Publication in Science : Cathodoluminescence of nanoparticles

The Mönch ( is a unique add-on designed to collect or inject light in STEM. In a paper just released in Science, the capability of Mönch to detect luminescence from nanoscale isolated grains demonstrates the collection efficiency on low-emitted samples. This unique feature is due to a large numerical aperture but also to a very short working distance which allows to optimize the optical collection efficiency.

Lightening based on LED (light emitting diodes) has lead to a substantial decrease in energy consumption due to their increased efficiency compared to incandescent bulbs. This was made possible by the development and improvement of new materials in the 1990s, specifically the III-N semiconductor family. Still, much can be gained by the discovery of novel materials, including the improvement of mechanical properties. Recently, lead halide perovskites (LHPs) with composition CsPbX3 (X a halide, such as I, Cl, Br) have attracted intensive focus from the scientific community due to technological advances in the areas of photovoltaics, LEDs, radiation detection, and thermometry. A key limit for their application is their long-term stability and production with the required crystal structure (which controls their electronic and optical behaviour).

In an article published in Science (DOI: 10.1126/science.abf4460), Jingwei Hou (University of Queensland, UQ, Australia) and collaborators report on a new class of composites made of LHPs nanoparticles embedded and protected by metal organic frameworks (MOFs). As the composite contains nanoscale particles, microscopic techniques are needed to identify particles and demonstrate if they are behind the light emission process.

This composite produces bright and efficient photoluminescence (Figure 1). Nanometer scale electron diffraction and spectroscopy showed that indeed CsPbX3 occurred as nanoparticles in the composite (Figure 1). Using Cathodoluminescence at the LPS-CNRS in a scanning transmission electron microscope (ChromaTEM Microscope of the TEMPOS project) equipped with the Attolight Mönch system, the collaboration showed strong luminescence (image bottom left) detected from isolated grains (<40 nm). The light spectrum of the composite (image bottom right) is sharp, which translates to very small interparticle emission wavelength variation.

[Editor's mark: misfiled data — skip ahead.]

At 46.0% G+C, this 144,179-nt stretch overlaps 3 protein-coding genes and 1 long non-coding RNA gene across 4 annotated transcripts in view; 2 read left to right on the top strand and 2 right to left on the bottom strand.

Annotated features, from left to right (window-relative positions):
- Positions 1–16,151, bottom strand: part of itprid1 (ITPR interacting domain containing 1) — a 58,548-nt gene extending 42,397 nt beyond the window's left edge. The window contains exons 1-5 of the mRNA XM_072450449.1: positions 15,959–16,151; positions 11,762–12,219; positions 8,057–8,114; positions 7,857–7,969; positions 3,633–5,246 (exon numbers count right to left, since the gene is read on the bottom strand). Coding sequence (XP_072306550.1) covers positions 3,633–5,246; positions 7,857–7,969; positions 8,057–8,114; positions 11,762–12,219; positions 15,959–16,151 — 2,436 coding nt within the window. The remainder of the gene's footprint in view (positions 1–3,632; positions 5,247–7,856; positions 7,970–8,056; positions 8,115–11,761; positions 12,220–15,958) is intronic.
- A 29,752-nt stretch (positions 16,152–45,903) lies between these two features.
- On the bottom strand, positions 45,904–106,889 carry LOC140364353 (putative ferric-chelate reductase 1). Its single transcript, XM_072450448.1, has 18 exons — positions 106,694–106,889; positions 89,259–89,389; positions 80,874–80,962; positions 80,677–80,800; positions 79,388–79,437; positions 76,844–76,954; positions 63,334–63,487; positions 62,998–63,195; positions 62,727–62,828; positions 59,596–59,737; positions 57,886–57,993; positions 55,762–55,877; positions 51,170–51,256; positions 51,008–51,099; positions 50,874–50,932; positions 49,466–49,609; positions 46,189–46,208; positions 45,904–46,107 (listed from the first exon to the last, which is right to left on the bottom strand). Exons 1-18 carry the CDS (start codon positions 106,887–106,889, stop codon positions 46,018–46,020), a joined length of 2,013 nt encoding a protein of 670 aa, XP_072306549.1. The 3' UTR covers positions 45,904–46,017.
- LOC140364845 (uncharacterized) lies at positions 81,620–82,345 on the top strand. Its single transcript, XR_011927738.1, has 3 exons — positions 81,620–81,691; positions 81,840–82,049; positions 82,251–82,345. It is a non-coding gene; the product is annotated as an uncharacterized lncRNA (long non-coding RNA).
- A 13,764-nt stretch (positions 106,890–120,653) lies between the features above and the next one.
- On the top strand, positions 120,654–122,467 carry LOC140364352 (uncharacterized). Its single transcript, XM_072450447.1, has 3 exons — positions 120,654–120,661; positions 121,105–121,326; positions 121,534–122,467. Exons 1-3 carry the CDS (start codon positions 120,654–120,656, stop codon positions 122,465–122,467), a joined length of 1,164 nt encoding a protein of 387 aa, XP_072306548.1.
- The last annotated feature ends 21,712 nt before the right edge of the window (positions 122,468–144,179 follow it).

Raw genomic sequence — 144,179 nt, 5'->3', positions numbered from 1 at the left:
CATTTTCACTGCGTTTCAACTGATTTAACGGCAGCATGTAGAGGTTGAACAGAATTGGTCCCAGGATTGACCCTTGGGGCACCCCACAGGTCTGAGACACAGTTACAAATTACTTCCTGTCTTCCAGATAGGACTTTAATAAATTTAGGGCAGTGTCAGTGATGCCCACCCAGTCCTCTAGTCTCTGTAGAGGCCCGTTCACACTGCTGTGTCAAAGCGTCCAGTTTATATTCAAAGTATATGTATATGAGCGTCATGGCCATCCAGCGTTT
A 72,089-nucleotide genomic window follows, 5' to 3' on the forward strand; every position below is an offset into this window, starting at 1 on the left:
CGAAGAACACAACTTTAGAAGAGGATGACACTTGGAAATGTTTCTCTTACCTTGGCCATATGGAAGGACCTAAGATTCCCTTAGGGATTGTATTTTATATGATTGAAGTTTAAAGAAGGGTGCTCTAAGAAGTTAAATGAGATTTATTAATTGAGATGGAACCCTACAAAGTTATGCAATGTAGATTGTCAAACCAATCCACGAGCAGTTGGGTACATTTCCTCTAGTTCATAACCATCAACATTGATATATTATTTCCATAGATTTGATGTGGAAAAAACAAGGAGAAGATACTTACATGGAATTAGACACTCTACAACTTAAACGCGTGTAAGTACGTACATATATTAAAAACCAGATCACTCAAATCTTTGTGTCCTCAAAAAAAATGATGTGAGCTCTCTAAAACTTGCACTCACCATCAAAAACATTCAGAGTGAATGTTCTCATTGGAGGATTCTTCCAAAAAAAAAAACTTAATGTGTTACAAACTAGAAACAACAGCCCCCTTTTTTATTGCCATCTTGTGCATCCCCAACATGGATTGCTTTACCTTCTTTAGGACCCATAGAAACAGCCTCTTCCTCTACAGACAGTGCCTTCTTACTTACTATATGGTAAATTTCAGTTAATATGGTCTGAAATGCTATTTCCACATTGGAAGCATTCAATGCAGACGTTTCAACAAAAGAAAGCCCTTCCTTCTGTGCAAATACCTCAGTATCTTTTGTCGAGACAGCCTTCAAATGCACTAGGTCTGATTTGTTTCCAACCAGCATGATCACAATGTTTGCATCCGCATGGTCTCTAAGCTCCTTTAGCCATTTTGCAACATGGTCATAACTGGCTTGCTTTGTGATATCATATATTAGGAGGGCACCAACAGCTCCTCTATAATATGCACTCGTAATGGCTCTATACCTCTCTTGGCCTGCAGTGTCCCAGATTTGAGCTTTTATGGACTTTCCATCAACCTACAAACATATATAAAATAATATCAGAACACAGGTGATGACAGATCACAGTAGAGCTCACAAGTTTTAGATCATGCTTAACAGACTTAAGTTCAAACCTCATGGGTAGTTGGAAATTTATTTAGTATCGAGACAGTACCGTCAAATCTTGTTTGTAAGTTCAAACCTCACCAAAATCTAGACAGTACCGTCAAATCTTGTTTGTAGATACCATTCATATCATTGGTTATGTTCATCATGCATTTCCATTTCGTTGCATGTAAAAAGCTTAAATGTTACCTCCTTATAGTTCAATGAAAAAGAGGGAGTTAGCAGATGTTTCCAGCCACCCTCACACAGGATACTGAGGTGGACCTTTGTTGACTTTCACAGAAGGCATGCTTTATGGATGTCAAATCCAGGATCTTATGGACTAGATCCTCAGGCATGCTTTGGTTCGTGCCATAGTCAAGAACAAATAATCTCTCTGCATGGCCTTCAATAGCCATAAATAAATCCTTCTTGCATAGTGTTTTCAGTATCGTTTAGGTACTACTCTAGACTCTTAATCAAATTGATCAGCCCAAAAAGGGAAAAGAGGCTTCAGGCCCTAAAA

The findings will enable the manufacture of glass screens that show improved mechanical strength but also deliver crystal clear image quality. Its discovery is a huge step forward in perovskite nanocrystal technology as previously, researchers were only able to produce this technology in the bone-dry atmosphere of a laboratory setting, as the perovskites themselves are extremely sensitive to ambient conditions, including exposure to air, humidity, and light.

Caption: Hybrid lead halid perovskites and metal-organic framework composites show remarkable stability and light emission efficiency (upper left). Nanoscale electron diffraction in a Scanning Transmission Electron Microscope (STEM) allows one to identify the phase of individual CsPbX3 nanocrystals (upper right). Finally, cathodoluminescence (CL) on a STEM demonstrates that light stems from individual nanocrystals (bottom lefet), all with very similar emission spectrum (bottom right).

Reference: Jingwei Hou, et al., Science, 374 6567 (2021).